An inside look at the PR machine that drives the auto industry
Heading up PR for automaker is no small task
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Getting a new auto model to market is an extremely complicated and costly process.
Not only can it take years to design and engineer it, as well as get the assembly lines ready to build it, but the automaker also has to get the news out. It’s a full-time job that can take an entire team to manage, and it’s far more work than most people think.
“Our job is to get mainstream coverage of our vehicles to create awareness for the public,” says Chuck Reimer, senior specialist of public relations for Mazda Canada. “It takes a special personality to handle everything that gets thrown at you and do it with a smile on your face.”
While the public relations department isn’t involved in the car’s initial creation, the staff members know about new products far in advance of the vehicle’s official launch, which must be kept secret from the public and the press.
Most new models are usually first unveiled at auto shows, and then shortly afterwards, events are set up where auto writers and broadcasters drive and evaluate the vehicle for the first time.
Advertising campaigns are done by agencies, but the PR department writes the press releases that go out to news agencies and journalists.
“You have to know how to write, and communication has to be a strong suit for you,” Reimer says. “If you have spelling mistakes in it, there is always someone who will send you an email.”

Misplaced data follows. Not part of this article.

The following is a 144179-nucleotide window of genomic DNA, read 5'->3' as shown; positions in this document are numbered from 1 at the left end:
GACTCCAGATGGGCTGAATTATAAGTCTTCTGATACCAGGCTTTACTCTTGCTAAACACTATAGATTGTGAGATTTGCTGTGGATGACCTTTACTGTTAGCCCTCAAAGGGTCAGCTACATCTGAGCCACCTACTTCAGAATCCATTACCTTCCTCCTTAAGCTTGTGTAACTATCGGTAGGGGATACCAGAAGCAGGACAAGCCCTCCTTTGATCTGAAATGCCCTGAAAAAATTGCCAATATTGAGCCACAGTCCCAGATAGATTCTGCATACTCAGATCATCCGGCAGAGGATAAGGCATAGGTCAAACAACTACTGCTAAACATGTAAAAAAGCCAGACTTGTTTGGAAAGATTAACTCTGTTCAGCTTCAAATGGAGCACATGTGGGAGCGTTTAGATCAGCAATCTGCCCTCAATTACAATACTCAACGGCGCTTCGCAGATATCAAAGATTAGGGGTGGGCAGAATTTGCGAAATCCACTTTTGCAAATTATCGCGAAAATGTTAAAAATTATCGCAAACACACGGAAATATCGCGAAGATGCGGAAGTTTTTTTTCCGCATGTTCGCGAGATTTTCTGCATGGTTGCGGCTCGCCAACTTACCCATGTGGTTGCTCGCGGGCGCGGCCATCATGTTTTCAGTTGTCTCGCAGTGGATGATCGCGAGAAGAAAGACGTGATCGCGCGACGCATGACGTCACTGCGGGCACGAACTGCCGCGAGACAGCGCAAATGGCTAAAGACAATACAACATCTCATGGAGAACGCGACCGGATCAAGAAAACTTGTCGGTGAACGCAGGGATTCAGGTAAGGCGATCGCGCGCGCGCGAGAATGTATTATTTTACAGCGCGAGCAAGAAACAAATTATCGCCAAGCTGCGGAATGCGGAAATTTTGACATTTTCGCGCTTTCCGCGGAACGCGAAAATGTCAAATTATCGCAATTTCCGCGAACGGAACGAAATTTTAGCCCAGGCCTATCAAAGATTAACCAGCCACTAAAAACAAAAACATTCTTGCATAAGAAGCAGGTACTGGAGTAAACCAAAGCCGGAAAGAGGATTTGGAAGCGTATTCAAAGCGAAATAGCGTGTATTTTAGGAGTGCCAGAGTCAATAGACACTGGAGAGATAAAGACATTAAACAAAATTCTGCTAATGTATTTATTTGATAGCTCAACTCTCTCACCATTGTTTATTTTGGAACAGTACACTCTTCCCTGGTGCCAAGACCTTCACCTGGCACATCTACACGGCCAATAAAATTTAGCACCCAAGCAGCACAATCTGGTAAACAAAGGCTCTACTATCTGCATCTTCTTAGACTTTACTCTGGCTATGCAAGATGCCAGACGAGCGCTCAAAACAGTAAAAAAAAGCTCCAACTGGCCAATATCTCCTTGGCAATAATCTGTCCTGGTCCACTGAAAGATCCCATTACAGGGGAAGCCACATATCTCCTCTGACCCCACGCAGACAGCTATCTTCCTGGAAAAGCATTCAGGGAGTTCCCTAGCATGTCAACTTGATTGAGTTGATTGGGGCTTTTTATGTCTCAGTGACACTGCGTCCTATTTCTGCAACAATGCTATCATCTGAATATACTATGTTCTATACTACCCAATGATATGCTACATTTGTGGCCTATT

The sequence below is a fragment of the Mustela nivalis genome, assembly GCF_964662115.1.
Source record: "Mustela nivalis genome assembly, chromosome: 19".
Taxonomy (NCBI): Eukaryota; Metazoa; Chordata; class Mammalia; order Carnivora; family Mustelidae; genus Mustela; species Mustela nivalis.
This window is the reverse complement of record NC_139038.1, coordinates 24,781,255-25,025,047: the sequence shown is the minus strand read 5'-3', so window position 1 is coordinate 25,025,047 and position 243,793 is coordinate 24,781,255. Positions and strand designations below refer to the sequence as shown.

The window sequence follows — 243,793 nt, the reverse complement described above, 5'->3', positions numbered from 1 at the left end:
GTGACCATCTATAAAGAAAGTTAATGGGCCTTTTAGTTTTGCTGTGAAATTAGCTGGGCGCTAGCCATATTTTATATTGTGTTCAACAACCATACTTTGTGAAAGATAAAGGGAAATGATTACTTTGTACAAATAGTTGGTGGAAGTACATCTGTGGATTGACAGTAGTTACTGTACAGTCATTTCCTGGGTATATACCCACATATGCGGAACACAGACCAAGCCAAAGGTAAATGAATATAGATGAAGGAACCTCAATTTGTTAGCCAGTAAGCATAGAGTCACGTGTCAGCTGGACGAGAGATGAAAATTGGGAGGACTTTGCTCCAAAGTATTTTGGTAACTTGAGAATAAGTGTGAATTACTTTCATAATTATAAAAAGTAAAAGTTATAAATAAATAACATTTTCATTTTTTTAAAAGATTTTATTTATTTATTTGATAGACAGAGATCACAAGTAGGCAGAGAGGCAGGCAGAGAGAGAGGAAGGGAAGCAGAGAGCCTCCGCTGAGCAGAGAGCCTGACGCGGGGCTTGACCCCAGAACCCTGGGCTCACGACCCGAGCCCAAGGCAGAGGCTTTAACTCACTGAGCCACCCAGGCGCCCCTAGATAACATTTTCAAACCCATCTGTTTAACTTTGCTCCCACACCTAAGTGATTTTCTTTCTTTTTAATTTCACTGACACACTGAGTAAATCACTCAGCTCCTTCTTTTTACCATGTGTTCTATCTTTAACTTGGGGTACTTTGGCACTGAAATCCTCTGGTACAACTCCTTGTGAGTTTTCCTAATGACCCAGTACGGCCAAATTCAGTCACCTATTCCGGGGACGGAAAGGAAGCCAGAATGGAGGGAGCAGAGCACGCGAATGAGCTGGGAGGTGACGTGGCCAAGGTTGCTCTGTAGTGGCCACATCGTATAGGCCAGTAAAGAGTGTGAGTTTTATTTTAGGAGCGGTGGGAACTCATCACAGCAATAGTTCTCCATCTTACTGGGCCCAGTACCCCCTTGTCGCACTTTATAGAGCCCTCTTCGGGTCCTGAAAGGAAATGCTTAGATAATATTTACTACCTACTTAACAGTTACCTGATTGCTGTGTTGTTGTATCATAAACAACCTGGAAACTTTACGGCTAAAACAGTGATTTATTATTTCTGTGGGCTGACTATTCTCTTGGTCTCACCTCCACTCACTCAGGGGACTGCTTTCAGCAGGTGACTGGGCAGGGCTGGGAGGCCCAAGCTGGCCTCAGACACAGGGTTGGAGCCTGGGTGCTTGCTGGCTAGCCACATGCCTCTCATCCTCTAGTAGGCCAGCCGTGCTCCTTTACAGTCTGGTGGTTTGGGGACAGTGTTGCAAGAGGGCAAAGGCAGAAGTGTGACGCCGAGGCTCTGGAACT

In the past, it was enough to get the information out to newspapers and magazines, but today, automakers also have to work with social media.
In addition to maintaining websites for consumers and media, including uploading all of the specifications and pricing for each model, automakers have to keep their Facebook, Twitter, Instagram and other channels updated. In some auto companies, working with bloggers and social media is a full-time job in itself.
In addition to putting information out to the press, automakers frequently have to answer to it. Public relations usually supply the automaker’s spokespeople when required, such as when recalls or other issues make the news.
Auto manufacturers maintain fleets of vehicles that are lent to the press for evaluation, and it’s Reimer’s job to handle almost all of them across the country.
This involves determining what trim levels and options should be ordered, maintaining the schedules of who’s driving them, and being sure they’re ready to go each week. Getting information out may sound like an easy job, but it’s actually very involved.
“There are always ten things on the go, so you have to be very organized,” he says. “It’s a professional occupation, and you have to be professional and credible yourself. And every day is different.”
While requirements vary by company, many public relations specialists have degrees in business administration, journalism, or communications.
In 1923, advertiser-turned-automaker Ned Jordan promoted his cars by focusing on lifestyle rather than the vehicle, marking the start of modern auto advertising.